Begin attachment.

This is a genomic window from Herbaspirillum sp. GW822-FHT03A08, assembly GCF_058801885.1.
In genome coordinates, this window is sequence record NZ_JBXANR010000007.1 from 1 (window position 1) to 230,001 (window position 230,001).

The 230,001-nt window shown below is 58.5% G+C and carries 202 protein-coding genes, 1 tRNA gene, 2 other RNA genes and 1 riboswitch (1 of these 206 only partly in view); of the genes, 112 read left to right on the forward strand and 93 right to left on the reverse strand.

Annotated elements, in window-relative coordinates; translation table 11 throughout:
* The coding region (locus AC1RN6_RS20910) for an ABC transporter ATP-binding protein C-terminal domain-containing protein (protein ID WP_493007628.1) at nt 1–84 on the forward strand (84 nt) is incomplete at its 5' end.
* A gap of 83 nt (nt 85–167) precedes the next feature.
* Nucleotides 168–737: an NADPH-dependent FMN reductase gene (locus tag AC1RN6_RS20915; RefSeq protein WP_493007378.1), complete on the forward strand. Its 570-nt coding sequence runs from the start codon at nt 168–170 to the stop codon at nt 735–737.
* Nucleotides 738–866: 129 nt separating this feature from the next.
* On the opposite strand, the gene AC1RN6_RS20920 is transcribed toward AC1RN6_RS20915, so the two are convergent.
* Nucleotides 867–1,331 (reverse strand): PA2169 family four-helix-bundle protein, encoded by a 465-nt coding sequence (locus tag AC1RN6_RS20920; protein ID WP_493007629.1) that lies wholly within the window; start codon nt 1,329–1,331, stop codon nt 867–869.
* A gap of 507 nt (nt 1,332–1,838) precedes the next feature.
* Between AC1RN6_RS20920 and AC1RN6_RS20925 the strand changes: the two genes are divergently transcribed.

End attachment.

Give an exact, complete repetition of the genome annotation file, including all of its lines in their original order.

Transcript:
This is a genomic window from Herbaspirillum sp. GW822-FHT03A08, assembly GCF_058801885.1.
In genome coordinates, this window is sequence record NZ_JBXANR010000007.1 from 1 (window position 1) to 230,001 (window position 230,001).

The 230,001-nt window shown below is 58.5% G+C and carries 202 protein-coding genes, 1 tRNA gene, 2 other RNA genes and 1 riboswitch (1 of these 206 only partly in view); of the genes, 112 read left to right on the forward strand and 93 right to left on the reverse strand.

Annotated elements, in window-relative coordinates; translation table 11 throughout:
* The coding region (locus AC1RN6_RS20910) for an ABC transporter ATP-binding protein C-terminal domain-containing protein (protein ID WP_493007628.1) at nt 1–84 on the forward strand (84 nt) is incomplete at its 5' end.
* A gap of 83 nt (nt 85–167) precedes the next feature.
* Nucleotides 168–737: an NADPH-dependent FMN reductase gene (locus tag AC1RN6_RS20915; RefSeq protein WP_493007378.1), complete on the forward strand. Its 570-nt coding sequence runs from the start codon at nt 168–170 to the stop codon at nt 735–737.
* Nucleotides 738–866: 129 nt separating this feature from the next.
* On the opposite strand, the gene AC1RN6_RS20920 is transcribed toward AC1RN6_RS20915, so the two are convergent.
* Nucleotides 867–1,331 (reverse strand): PA2169 family four-helix-bundle protein, encoded by a 465-nt coding sequence (locus tag AC1RN6_RS20920; protein ID WP_493007629.1) that lies wholly within the window; start codon nt 1,329–1,331, stop codon nt 867–869.
* A gap of 507 nt (nt 1,332–1,838) precedes the next feature.
* Between AC1RN6_RS20920 and AC1RN6_RS20925 the strand changes: the two genes are divergently transcribed.